equitable, DuPage County property division attorneysIn the movies and on television, casual references to divorce and property division seem to promote the idea that divorcing spouses will automatically split their assets down the middle, with each person getting an equal share. While there may be some level of truth to that assumption in certain states, the reality in Illinois is often much more complex. Divorce and property division statutes in the state require the equitable distribution of marital assets, which means fair and just, not necessarily equal.

Negotiated Agreements

As with most aspects of divorce, there is no requirement that all decisions must be left up to the court. You and your spouse are able to work out a property division agreement that is reasonable and meets the needs of all involved parties. If the resulting agreement is not unconscionably one-sided and you and your spouse voluntarily agree to its terms, the court is very likely to approve it and incorporate it into your divorce settlement. Such an agreement, however, is not always possible; in which case, the court must intervene and make a determination.

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Posted on in Marital Property

bankruptcy, Wheaton divorce attorneysIf you or your spouse ends up in the unenviable position of having to file for both bankruptcy and divorce, it is imperative that you both understand the laws surrounding marital debts and bankruptcy. Many couples make assumptions and then react strongly when their carefully constructed asset division proposal collapses on itself. By educating yourself, you and your spouse can work to avoid such a fate.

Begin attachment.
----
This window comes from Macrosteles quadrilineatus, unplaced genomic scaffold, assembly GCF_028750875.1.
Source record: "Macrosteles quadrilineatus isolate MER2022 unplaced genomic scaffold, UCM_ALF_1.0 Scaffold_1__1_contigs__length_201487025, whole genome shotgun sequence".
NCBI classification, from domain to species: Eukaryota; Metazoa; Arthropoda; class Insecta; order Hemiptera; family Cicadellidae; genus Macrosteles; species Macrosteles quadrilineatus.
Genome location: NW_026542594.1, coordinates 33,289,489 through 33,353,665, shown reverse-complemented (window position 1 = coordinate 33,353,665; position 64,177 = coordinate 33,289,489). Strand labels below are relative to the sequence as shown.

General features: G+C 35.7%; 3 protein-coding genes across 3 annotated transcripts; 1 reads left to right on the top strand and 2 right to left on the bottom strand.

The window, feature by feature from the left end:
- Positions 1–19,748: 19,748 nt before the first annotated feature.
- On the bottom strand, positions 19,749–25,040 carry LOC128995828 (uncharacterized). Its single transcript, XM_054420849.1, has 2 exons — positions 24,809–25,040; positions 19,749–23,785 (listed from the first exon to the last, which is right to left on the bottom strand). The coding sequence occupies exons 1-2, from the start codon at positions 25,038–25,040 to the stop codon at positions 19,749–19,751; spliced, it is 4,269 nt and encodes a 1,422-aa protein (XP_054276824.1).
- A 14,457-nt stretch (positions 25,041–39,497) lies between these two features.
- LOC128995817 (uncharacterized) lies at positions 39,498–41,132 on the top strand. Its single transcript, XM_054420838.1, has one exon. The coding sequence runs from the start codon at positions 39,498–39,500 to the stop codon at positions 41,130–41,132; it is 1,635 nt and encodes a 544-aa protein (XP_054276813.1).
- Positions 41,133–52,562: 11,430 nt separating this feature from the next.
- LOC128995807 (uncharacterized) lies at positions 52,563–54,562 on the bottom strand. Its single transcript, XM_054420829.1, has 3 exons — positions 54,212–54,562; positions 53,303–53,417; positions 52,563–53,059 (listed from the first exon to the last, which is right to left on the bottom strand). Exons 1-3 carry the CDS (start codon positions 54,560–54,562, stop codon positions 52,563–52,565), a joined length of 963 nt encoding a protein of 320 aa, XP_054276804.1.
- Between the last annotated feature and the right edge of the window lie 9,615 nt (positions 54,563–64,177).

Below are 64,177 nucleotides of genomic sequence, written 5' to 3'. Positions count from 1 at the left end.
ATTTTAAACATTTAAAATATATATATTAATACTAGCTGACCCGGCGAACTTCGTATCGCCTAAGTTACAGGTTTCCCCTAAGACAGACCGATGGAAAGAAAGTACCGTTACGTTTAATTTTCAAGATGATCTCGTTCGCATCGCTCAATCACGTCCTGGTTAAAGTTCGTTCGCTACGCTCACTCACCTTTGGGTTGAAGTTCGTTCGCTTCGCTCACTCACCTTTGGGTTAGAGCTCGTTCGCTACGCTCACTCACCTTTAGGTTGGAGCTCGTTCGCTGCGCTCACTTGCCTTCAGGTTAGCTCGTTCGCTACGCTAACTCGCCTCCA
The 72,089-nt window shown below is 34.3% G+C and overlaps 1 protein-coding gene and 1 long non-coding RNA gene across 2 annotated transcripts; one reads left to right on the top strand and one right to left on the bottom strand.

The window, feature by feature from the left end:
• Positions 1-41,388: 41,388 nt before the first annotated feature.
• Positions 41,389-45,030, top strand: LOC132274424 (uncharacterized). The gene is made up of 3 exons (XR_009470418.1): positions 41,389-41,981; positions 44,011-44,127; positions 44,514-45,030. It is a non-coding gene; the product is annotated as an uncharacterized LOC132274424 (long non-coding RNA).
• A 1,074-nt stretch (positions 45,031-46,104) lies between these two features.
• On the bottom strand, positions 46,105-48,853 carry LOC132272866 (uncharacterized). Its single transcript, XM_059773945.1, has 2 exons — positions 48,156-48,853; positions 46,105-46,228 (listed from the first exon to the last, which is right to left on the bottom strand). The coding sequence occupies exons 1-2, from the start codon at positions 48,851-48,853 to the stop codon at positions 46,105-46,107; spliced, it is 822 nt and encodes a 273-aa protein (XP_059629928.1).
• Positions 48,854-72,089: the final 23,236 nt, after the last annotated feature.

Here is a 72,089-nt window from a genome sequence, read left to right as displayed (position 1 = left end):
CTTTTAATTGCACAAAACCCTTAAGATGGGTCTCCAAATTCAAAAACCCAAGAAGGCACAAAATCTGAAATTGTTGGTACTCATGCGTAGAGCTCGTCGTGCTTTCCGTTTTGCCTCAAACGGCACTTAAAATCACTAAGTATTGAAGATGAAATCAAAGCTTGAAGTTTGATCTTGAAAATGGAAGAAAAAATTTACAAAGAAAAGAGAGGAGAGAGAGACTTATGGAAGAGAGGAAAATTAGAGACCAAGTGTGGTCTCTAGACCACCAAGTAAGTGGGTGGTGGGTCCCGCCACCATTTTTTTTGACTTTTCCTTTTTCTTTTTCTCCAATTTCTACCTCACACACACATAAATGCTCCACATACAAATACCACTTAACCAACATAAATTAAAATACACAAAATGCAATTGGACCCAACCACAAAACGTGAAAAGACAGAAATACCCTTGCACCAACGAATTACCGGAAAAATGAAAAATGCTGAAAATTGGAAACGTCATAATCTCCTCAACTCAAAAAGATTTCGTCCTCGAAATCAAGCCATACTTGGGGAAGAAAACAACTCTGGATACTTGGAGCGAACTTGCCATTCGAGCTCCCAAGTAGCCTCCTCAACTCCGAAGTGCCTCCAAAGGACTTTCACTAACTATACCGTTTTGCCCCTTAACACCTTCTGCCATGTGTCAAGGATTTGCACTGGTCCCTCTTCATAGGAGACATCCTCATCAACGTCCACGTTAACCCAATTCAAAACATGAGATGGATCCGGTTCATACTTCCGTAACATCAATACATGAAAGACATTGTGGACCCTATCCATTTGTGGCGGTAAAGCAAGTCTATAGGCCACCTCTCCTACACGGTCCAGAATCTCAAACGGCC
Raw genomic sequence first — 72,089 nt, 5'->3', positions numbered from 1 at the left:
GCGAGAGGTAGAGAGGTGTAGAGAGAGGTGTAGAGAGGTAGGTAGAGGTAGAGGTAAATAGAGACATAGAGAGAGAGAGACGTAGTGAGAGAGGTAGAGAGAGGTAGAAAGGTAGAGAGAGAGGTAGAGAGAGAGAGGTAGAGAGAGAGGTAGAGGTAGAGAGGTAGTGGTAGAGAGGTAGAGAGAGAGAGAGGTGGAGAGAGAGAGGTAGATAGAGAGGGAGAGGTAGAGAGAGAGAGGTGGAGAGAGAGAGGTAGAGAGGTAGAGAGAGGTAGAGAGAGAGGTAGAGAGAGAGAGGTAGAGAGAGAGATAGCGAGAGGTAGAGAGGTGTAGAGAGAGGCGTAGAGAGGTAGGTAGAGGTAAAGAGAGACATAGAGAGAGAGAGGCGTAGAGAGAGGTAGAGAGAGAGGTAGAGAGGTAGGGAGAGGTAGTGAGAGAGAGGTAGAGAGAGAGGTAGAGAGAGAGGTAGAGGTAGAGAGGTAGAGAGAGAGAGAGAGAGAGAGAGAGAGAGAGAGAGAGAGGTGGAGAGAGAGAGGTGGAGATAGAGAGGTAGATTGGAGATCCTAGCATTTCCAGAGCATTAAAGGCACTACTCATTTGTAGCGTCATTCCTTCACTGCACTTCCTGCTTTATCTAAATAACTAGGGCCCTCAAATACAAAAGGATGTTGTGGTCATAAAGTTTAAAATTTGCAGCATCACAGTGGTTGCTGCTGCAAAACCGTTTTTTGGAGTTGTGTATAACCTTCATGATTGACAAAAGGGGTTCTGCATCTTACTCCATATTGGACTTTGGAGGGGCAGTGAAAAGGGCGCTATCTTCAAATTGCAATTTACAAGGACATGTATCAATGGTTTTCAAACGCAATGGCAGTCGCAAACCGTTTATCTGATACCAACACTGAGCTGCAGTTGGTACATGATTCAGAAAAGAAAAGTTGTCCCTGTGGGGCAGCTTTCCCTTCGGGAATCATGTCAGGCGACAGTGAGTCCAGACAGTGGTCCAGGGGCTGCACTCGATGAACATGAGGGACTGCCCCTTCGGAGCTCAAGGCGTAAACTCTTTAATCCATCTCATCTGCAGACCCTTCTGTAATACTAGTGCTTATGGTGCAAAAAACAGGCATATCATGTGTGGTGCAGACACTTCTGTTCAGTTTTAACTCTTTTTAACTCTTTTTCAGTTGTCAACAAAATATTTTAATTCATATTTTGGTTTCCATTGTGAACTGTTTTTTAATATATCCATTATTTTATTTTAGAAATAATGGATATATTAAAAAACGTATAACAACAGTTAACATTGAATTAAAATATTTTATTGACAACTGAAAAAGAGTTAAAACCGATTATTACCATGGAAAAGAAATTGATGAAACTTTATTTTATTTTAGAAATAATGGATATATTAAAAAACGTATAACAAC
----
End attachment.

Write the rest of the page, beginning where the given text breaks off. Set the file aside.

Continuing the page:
Bankruptcy First?

One of the biggest questions regarding asset division, but especially marital debt, is whether to file for bankruptcy before divorce or vice versa. The general rule is that it depends on each spouse’s individual finances, and which type of bankruptcy would be filed. However, in most cases, filing beforehand tends to streamline the divorce process, while filing afterward or concurrently can cause a divorce to drag on. This is especially true if you or your spouse would be filing a Chapter 7 bankruptcy, either jointly or individually. In a Chapter 7, all debts are eliminated or written off, as opposed to in other types of bankruptcy where restructuring is more common.

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Posted on in Marital Property

retirement, Wheaton divorce attorneyMost people do not think about retirement benefits or accounts until they need to do so. Young people and couples may briefly mention such things in a prenuptial agreement or other type of discussion before or during their marriage, but too often, retirement is just something to think about in the future. The exception to that rule is during a divorce, as retirement savings and benefits are some of the most commonly disputed assets between spouses. It is extremely important that you understand what you are entitled to receive, if anything at all.

401(k) Accounts

If you have been at the same job for an extended period of time, there is a good chance you are enrolled in either a 401(k) account or an IRA (Individual Retirement Account). Such accounts are generally held to be marital assets (even if they only have one name on them) because, in most cases, they are either acquired or appreciate in value during the marriage. Dividing these accounts during a divorce can be somewhat complex because the rules differ significantly between states. 401(k)s, however, are governed by federal law—the Employee Retirement Income Security Act, or ERISA. Thus, the same procedure applies everywhere.

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